Jane Jacobs long ago showed us that cities are complex adaptive systems. Now new research by cognitive scientists at Rensselaer Polytechnic Institute finds that not only are cities organized along the same complex principles as the human brain, but evolve in ways that mirror the brain's evolution.

"Natural selection has passively guided the evolution of mammalian brains throughout time, just as politicians and entrepreneurs have indirectly shaped the organization of cities large and small," said Mark Changizi, a neurobiology expert and assistant professor in the Department of Cognitive Science at Rensselaer, who led the study. "It seems both of these invisible hands have arrived at a similar conclusion: brains and cities, as they grow larger, have to be similarly densely interconnected to function optimally." ... "When scaling up in size and function, both cities and brains seem to follow similar empirical laws," Changizi said. "They have to efficiently maintain a fixed level of connectedness, independent of the physical size of the brain or city, in order to work properly."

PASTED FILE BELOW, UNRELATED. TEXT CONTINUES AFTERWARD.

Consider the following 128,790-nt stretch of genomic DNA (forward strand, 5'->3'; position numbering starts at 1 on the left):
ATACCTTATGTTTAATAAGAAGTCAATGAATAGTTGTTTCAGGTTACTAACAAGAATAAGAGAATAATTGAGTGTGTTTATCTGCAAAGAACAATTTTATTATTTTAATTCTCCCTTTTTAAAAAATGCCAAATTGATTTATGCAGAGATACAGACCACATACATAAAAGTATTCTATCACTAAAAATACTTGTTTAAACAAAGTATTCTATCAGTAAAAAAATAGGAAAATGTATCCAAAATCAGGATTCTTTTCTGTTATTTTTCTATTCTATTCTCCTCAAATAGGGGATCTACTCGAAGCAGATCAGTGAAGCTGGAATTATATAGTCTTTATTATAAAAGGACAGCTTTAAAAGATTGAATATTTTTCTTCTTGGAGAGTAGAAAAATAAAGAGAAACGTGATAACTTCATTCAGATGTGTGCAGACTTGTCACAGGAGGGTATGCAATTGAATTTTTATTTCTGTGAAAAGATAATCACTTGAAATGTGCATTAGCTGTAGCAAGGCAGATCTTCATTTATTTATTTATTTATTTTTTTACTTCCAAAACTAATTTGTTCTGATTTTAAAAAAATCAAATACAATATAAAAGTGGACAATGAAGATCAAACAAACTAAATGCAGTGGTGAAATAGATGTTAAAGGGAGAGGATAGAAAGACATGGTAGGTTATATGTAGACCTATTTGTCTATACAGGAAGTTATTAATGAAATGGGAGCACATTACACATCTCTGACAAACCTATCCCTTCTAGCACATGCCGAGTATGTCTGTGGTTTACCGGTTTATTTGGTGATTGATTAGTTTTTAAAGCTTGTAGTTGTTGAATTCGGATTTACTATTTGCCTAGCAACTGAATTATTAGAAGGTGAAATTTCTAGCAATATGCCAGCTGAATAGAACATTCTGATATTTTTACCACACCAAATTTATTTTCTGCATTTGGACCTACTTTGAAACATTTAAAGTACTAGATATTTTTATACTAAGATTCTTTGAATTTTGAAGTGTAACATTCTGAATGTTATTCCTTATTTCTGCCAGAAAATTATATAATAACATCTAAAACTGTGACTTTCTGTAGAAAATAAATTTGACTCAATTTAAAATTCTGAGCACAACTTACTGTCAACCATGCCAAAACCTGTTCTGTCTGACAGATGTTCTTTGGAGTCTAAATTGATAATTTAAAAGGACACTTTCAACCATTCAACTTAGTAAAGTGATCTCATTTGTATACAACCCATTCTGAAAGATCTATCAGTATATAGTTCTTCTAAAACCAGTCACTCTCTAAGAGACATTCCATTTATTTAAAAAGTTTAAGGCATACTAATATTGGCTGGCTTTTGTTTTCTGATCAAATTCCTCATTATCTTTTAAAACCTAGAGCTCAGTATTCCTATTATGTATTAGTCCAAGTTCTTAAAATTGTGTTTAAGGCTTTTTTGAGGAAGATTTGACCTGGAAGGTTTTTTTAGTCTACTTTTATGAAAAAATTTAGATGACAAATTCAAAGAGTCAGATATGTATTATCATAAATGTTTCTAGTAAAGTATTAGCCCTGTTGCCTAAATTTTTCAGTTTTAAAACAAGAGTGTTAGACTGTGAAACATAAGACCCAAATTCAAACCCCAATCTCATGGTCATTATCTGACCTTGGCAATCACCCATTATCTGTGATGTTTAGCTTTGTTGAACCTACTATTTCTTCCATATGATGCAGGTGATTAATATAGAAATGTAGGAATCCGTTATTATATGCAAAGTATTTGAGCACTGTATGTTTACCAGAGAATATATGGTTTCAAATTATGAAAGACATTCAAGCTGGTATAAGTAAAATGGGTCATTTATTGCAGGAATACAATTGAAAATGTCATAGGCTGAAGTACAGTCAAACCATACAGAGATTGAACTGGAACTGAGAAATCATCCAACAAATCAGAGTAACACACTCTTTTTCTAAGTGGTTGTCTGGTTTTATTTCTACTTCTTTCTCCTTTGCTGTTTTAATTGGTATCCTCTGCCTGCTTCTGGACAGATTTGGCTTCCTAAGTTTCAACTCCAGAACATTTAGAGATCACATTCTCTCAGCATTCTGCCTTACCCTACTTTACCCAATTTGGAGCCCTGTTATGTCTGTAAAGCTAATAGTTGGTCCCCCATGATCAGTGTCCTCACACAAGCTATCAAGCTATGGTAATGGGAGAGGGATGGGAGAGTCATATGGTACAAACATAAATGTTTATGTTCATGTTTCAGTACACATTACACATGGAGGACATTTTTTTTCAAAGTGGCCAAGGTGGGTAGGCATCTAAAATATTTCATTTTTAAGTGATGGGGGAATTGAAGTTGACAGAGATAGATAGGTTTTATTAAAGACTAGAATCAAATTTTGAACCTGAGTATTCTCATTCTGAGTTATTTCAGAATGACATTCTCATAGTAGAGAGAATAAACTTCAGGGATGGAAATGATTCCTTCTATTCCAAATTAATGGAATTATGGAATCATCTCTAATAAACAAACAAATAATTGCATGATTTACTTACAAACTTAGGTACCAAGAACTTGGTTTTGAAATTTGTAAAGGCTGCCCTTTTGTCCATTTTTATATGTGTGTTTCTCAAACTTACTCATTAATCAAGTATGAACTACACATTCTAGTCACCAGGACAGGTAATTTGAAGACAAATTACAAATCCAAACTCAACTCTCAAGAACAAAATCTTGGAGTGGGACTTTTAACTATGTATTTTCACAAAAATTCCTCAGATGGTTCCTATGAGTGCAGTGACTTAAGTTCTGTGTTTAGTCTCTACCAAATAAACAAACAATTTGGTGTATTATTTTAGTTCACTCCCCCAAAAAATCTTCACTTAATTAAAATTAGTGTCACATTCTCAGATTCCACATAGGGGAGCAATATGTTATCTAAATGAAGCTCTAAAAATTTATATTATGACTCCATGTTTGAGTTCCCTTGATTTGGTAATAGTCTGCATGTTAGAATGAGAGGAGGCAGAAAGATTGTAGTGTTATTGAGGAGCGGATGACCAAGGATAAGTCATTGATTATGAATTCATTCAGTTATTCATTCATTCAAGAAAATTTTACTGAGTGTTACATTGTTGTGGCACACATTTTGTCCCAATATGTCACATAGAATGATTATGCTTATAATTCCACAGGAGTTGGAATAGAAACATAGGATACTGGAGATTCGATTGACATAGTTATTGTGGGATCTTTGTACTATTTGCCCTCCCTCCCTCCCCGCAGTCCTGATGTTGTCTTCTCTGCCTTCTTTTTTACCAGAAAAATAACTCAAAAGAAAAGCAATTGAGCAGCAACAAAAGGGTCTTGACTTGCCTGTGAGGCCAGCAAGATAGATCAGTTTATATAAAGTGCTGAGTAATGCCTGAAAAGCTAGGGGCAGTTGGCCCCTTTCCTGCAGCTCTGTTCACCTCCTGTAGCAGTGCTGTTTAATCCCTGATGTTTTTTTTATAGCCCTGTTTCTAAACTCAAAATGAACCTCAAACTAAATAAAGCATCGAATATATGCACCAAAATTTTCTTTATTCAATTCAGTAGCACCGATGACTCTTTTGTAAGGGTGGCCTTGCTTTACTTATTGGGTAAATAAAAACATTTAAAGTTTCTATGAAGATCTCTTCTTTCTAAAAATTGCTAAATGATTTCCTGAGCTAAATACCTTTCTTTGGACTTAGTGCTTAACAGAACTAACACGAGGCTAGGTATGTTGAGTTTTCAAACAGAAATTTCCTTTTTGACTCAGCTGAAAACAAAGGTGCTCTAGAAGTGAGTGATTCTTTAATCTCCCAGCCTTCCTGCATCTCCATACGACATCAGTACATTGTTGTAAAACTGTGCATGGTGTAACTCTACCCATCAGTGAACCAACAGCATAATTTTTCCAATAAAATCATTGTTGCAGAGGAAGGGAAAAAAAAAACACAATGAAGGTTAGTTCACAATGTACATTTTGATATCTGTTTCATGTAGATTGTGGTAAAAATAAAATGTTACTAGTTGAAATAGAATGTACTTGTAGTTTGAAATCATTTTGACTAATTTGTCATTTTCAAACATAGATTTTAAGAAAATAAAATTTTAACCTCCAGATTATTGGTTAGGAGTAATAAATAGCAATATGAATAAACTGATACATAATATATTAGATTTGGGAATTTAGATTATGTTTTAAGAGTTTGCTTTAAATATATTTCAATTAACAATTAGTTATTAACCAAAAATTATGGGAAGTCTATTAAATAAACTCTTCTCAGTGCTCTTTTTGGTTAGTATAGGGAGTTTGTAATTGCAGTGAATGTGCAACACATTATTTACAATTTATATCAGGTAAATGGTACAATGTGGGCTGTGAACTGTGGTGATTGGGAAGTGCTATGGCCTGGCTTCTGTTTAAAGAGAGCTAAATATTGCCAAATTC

Science Daily provides a fuller summary (via Planetizen). The full paper can be downloaded from Changizi's website.